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First Drive: 2011 Chevrolet Volt Page 2

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2011 Chevrolet Volt pre-production prototype, January 2010

2011 Chevrolet Volt pre-production prototype, January 2010

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2011 Chevrolet Volt pre-production prototype, January 2010

2011 Chevrolet Volt pre-production prototype, January 2010

Enlarge Photo

2011 Chevrolet Volt pre-production prototype, January 2010

2011 Chevrolet Volt pre-production prototype, January 2010

Enlarge Photo

2011 Chevrolet Volt

2011 Chevrolet Volt

Enlarge Photo

2011 Chevrolet Volt

2011 Chevrolet Volt

Enlarge Photo

2011 Chevrolet Volt

2011 Chevrolet Volt

Enlarge Photo

Ride and Handling

Some rough road surfaces at the GM Tech Center demonstrated that it absorbs bumps fairly well, aided by the 450 extra pounds of batteries it carries compared to the same-size Chevrolet Cruze compact sedan.

Because we couldn't run our test Volt at sustained high speeds, we can't comment on its ride on freeways with regular expansion joints or rough pavement. Given its extra weight, we'd expect it to be slightly better than other cars of similar size.

Fuel economy

Ah, the biggest question (along with price): What kind of fuel economy will 2011 Chevrolet Volt drivers get? The answer is that it depends entirely on how they use the car.

While Chevrolet touted the Volt's predicted city mileage as 230 miles per gallon, that's a meaningless figure, since it makes assumptions about usage.

If you drive less than 40 miles a day and recharge every night, your gasoline engine might never switch on. On the other hand, if you run 140 miles every day, you'll spend more time on gasoline power than electric--and Chevrolet hasn't yet quoted fuel economy figures for engine use.

Stay tuned on this one, but take every figure you see with a grain of salt. Plug-in vehicles with both battery packs and gasoline engines use energy, whether it's stored as gasoline or battery charge. Miles per gallon depends entirely on the mix of the two, and that varies for each driver.

Interior

The front seats of the four-seat Volt are comfortable, though even the driver's seat has manual adjustments, to conserve electric power. The rear seats are comfortable for riders 5'10" or less, but those north of 6 feet tall are likely to find them cramped.

The 2011 Volt's instrument cluster is a single display with virtual instruments in vivid, easily read blue and green.

The center stack is shiny white plastic with (smallish) touch-sensitive buttons for common functions, plus a touchscreen display at the top. A darker shade of plastic trim will also be offered.

The overriding impression, though, is one of normality. Unlike the Toyota Prius, the "shift lever" is on the center tunnel. It's a chunky one-piece slab that feels like pulling back the control lever on some massive piece of electric machinery.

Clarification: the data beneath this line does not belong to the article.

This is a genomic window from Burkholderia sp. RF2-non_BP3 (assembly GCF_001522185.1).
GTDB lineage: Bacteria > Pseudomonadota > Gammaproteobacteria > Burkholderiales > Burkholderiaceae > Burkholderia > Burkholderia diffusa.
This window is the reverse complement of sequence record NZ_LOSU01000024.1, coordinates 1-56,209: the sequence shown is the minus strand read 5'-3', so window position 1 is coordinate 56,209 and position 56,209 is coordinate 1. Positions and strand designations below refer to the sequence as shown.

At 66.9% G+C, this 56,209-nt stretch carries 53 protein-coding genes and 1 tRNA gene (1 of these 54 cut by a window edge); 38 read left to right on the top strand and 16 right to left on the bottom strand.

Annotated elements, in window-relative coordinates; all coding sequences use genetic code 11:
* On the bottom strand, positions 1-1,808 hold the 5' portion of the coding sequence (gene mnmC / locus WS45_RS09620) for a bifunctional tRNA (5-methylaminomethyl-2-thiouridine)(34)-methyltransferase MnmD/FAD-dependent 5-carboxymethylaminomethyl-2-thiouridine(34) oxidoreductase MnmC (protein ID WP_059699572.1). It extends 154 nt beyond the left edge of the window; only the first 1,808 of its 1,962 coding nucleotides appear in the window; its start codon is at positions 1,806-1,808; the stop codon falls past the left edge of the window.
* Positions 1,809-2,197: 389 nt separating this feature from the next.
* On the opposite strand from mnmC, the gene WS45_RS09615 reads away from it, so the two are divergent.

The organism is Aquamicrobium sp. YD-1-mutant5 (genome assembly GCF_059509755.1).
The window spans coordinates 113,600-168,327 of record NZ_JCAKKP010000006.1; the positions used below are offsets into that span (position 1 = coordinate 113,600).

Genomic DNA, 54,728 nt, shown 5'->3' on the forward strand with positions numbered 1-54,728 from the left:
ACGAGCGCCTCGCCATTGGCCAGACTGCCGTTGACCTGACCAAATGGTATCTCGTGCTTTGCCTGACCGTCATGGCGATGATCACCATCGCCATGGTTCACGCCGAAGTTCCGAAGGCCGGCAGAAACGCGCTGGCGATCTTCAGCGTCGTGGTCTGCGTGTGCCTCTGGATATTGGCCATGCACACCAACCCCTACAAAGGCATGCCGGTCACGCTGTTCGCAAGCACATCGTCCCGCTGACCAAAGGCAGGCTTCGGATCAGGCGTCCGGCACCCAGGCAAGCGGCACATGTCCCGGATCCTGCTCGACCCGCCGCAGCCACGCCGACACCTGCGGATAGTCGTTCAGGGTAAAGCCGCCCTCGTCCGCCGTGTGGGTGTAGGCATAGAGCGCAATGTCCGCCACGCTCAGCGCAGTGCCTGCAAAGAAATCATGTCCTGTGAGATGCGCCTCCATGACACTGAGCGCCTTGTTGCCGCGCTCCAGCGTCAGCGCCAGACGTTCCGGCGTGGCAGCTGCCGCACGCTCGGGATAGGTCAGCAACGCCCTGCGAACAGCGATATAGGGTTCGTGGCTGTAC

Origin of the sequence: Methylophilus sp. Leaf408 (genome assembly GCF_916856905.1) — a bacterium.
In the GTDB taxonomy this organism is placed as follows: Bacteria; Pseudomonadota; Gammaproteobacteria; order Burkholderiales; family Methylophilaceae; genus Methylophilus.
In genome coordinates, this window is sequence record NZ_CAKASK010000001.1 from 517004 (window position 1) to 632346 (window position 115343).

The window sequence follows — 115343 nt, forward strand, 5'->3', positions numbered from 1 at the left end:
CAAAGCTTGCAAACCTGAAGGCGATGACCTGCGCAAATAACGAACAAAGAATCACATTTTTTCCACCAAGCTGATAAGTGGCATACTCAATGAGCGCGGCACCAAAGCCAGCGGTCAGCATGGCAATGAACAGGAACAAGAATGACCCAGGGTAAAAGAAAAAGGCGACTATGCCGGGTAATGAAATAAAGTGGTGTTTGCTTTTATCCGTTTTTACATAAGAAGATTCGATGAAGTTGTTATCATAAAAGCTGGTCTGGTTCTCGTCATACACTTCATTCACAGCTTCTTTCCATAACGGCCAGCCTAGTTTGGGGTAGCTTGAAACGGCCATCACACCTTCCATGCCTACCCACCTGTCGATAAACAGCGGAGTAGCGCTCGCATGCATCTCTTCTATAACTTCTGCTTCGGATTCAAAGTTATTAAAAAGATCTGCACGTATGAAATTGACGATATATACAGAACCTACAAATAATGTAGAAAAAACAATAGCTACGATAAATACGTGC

Even the switch to release the round charge door in the left-front fender is on the driver's door, where you might expect a gas-door release to be. (The gas-door release is nearby, but it was almost invisible in our test car. That's being adjusted so it's easier to find in production models.)

Safety

Neither the National Highway Traffic Safety Administration (NHTSA) nor the Insurance Institute for Highway Safety (IIHS) has released crash-test ratings for the 2011 Chevrolet Volt. But Farah expects it to earn the highest rating, five stars, for both front and side impact.

The 2011 Volt is fitted with eight airbags: two front bags, two front side curtains, two front knee-bags, and two rear side curtains. Stability control and anti-lock brakes are standard.

Features and equipment

The 2010 Chevrolet Volt will offer a few options, though not many. No sunroof is available, and the only exterior option is a choice of silver paint or polished chrome on the five-spoke 17-inch wheels.

Inside, an optional navigation system can be integrated into the center-stack display, and buyers can order two-tone leather upholstery and trim rather than the standard cloth. Heated seats are also available.

Chevrolet has kept entirely mum on pricing, though rumors more than a year ago set the likely price around $40,000. The first 200,000 60,000 Volts sold will qualify for a $7,500 Federal tax credit. By comparison, the 2010 Toyota Prius starts at $22,400 and tops out around $32,000.

Conclusion

The 2011 Chevrolet Volt is likely to be a game-changer. Not because it'll save noticeable amounts of oil in the short run, but because it's a new type of vehicle that no major automaker has put into production.